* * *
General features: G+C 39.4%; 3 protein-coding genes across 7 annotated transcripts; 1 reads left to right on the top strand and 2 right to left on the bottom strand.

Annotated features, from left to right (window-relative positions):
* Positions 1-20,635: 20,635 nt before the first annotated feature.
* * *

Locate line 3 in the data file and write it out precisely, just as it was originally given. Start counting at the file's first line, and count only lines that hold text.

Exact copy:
* Positions 1-20,635: 20,635 nt before the first annotated feature.